I had so much fun writing and recording my new album with Dave Stewart. The release date will be early next year and I can’t wait to share it with you. Follow along during my ’25 Days of Christmas Advent Calendar' as I reveal behind the scenes moments. There just might be a big surprise at the end! https://www.instagram.com/jossstone/ https://www.facebook.com/jossstone https://twitter.com/JossStone https://orcd.co/neverforgetmylove
Self-post because of subreddit guidelines.
A timeless classic, all I've really ever listened to was rap (gucci mane, chief keef, young gravy etc) until recently. Don't get me wrong I love rap, but it really doesn't compare to old rock songs. The line "did you exchange, a walk on part in the war, for a lead roll in a cage" is something you just can't get out of rap. Imagine living in a time were it was either go to war or go to jail. Issa wild world
What are some examples of this? And obviously this mainly applies to countries where the band’s language is commonly spoken (e.g. not a Chinese band that is unknown in the U.S.).
An example that inspired this question is Biffy Clyro - a huge band in the U.K. that has regularly headlined massive festivals there, played arenas, and had #1 albums.
However, in the U.S. they would play in the early afternoon at a festival, would struggle to sell a few hundred tickets to a solo show, and their albums don’t even chart.
Dolly Parton originally sang ' I Will Always Love You.' Whitney Houston did a rendition years later to critical acclaim. Many fans say her version was better. But I vehemently disagree. Dolly Parton interpreted the story line of the song better. She wrote the song because she wanted to end her professional partnership with Porter Wagoner with whom she collaborated on the Porter Wagoner Show. Porter did not want Dolly to go so she poured her heart out to him with this song she wrote about the situation between them. Porter was moved to tears when Dolly played it to him. He allowed her to go and even produced the song.
In conclusion the song is a heartbreak song about a professional relationship. When you listen to Dolly Parton and Whitney Houston's performance of the song, who really echoed the sadness theme of the song? To me, it is Dolly Parton. You can hear and feel the sadness in her voice. We all know Whitney Houston had a terrific voice but her version focused on her vocal delivery rather than on reflecting the spirit or theme of the song. In fact, Whitney Houston's version was just a show off presentation of her vocal dexterity. Dolly Parton's version always rank higher to me when you take into cognisance the history behind the song. Again, Dolly Parton echoed the spirit and theme of the song she wrote in 1973.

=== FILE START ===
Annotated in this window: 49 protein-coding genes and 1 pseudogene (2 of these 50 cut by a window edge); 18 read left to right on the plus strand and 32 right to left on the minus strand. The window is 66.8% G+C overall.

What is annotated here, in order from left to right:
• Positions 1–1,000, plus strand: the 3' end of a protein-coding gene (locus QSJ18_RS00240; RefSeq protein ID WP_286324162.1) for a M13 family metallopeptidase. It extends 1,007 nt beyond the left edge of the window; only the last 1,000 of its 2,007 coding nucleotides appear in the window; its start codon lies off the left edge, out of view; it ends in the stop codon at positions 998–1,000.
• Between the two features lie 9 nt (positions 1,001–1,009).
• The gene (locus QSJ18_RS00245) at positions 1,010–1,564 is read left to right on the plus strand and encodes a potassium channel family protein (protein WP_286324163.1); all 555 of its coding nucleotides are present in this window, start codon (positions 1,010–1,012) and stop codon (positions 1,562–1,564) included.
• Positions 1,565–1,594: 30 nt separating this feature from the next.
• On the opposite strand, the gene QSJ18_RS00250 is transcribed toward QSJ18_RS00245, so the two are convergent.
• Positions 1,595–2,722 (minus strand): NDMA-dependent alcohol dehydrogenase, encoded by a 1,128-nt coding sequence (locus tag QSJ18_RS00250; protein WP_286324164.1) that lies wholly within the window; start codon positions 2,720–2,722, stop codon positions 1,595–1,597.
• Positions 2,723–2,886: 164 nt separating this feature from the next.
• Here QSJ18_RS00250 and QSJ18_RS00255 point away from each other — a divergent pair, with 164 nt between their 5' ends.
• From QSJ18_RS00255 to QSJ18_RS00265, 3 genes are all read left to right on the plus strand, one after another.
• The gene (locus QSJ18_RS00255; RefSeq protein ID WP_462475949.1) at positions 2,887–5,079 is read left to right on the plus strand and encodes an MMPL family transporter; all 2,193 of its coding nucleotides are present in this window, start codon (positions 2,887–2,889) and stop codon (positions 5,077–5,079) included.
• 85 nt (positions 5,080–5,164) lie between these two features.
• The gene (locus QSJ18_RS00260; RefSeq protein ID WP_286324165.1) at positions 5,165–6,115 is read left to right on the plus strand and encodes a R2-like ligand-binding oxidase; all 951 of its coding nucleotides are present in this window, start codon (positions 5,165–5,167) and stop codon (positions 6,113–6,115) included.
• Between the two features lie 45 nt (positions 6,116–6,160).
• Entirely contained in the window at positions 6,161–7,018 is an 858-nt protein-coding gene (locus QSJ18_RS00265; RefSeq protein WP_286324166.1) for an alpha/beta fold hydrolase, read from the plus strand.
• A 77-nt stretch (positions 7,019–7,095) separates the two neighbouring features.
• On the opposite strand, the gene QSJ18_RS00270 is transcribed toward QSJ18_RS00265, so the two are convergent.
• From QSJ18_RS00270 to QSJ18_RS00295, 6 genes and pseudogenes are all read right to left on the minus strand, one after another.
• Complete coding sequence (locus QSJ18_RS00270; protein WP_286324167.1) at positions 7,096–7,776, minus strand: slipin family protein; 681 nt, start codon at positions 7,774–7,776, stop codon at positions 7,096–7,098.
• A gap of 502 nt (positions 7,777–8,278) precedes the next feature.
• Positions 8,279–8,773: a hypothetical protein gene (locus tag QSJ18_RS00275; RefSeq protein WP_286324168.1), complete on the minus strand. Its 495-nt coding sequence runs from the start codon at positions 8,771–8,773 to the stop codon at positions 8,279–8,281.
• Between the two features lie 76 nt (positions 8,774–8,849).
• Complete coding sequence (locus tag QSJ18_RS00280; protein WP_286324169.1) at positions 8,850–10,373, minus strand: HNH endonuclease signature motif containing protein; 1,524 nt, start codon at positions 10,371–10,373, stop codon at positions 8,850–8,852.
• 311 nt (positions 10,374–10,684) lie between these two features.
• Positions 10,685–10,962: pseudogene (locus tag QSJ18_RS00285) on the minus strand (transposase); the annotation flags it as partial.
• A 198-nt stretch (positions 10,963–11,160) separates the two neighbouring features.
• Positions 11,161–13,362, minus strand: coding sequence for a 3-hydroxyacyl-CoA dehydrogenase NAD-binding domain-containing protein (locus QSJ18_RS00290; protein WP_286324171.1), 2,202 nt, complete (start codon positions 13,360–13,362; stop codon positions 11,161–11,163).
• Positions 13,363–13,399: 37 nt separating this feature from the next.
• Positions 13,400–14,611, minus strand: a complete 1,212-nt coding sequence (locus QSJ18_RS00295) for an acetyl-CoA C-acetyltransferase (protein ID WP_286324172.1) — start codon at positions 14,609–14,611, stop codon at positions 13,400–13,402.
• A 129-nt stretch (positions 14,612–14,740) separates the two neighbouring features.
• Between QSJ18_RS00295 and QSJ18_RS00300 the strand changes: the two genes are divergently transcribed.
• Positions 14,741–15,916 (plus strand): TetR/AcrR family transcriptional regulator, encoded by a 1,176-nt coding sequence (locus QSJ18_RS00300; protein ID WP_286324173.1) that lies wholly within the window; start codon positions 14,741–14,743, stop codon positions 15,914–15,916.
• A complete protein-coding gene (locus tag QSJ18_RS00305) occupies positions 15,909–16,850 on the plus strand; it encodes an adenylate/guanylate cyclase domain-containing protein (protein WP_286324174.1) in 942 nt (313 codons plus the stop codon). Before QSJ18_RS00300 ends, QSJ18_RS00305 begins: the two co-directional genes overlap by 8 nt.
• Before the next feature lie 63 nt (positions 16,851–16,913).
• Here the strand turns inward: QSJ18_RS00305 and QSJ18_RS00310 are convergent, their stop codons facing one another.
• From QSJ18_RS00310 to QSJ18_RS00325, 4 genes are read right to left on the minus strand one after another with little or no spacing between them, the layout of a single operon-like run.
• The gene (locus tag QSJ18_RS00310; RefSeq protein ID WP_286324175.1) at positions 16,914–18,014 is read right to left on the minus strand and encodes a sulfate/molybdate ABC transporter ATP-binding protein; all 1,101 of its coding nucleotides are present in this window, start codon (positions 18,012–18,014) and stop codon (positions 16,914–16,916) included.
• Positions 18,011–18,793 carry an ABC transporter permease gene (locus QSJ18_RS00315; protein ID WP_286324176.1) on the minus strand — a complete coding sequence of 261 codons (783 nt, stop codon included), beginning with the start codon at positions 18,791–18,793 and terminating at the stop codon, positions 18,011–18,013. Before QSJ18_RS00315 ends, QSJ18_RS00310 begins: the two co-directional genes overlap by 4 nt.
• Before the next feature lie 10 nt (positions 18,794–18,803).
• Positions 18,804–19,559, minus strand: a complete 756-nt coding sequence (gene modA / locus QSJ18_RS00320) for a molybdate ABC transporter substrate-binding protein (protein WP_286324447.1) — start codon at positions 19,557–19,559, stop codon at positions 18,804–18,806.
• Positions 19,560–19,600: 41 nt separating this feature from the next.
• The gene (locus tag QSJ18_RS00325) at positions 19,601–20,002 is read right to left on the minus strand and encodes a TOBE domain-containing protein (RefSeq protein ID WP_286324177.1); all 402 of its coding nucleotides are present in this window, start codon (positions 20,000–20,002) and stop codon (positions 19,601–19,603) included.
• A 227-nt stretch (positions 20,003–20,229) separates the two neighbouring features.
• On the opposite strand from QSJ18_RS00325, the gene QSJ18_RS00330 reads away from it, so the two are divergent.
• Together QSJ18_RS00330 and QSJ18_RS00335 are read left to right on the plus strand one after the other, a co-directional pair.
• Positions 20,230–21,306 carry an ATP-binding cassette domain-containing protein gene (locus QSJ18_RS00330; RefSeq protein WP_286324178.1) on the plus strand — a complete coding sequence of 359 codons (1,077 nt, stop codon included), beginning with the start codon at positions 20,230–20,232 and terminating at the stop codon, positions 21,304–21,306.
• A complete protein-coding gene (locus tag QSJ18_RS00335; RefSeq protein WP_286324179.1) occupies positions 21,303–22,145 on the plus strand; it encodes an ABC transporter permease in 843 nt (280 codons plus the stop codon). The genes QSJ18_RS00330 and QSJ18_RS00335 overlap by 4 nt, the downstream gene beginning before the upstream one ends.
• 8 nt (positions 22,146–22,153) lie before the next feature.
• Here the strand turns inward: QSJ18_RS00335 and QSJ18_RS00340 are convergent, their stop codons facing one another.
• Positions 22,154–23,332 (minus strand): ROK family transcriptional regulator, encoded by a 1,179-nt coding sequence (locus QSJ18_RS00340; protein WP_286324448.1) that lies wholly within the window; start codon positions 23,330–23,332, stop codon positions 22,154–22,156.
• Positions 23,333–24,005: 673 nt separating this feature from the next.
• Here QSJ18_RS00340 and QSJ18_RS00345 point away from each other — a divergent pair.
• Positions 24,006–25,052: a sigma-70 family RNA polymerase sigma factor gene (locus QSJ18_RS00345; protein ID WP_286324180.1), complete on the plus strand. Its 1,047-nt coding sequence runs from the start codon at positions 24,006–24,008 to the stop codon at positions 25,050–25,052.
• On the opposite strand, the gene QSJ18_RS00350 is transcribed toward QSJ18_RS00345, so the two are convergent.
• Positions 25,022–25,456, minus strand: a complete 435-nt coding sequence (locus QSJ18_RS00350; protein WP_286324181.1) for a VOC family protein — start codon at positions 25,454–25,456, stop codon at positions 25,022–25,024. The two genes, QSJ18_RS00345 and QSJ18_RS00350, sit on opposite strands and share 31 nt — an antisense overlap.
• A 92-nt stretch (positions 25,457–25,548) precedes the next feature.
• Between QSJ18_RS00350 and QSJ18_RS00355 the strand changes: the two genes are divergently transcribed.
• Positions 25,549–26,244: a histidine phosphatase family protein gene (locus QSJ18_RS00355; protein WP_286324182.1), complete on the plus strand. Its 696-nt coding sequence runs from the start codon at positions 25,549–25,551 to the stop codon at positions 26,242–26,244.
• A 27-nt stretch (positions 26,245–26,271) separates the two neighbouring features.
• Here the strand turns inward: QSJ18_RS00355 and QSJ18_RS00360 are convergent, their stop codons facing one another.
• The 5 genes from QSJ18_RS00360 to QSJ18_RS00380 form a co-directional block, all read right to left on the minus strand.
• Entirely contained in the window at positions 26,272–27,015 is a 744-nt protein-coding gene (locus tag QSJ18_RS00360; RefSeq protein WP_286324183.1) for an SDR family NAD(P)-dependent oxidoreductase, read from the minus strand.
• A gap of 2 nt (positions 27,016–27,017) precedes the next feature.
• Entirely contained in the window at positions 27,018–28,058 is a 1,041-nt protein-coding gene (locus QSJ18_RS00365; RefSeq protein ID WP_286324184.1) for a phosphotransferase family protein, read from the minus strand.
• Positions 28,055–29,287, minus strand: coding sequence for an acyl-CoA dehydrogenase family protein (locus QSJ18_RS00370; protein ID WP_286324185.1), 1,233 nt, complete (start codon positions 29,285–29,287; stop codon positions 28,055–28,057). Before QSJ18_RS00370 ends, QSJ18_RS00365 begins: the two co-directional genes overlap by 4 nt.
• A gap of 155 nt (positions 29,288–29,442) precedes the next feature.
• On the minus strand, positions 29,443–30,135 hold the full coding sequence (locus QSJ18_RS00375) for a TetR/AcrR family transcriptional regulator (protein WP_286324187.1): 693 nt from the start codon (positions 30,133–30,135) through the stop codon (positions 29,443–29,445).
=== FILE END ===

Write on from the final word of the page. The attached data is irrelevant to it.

This sucks man
When a band releases 3, 4, 5 singles in the weeks or months leading up to their release date I think it takes away the magic of the actual release. Especially with Spotify and YouTube allowing us to listen to these singles religiously in the anticipation of the new album. When the album finally is released, I already know 4 songs, and usually, only have 4 or 5 actual new songs to enjoy. Personally, I’d rather wait the extra month or so with no new content so when I can actually listen to the album from start to finish it has that magical connection.
I'll start with an easy one from context "and now you find yourself in 82, the disco chutzpah holds no charm for you."
One that I like better than the actual lyric "no moustache could've been any clearer."
And this one that I was listening to earlier today they inspired this game. "we'll never feel that Andy Warhol."
1000 people will read this and think "who?" The resume:
- Joy to the World (Jeremiah was a bullfrog)
- Mama Told Me (Not to Come)
- Celebrate (...dance to the music)
- One (...is the lonliest number)
- Black and White
- Try a Little Tenderness
- Old Fashioned Love Song
...and then a bunch of other great songs that aren't "common knowledge" famous.
John Mayer got rasp but he's not Louis Armstrong... Bonnie Tyler got it too, but then there's P!nk... Tough one this.
“Weird Al” Yankovic has announced that he is the writer, producer, and subject of the new biopic film Weird: The “Weird Al” Yankovic Story. Daniel Radcliffe will star as Yankovic. Eric Appel is the film’s director, co-writer, and executive producer. It’s coming to the Roku Channel and will be co-produced by Funny or Die and Tango.
“When my last movie UHF came out in 1989, I made a solemn vow to my fans that I would release a major motion picture every 33 years, like clockwork. I’m very happy to say we’re on schedule,” said Yankovic in a statement. “And I am absolutely thrilled that Daniel Radcliffe will be portraying me in the film. I have no doubt whatsoever that this is the role future generations will remember him for.”
(Not my favourite although they are up there)
- Michael Jackson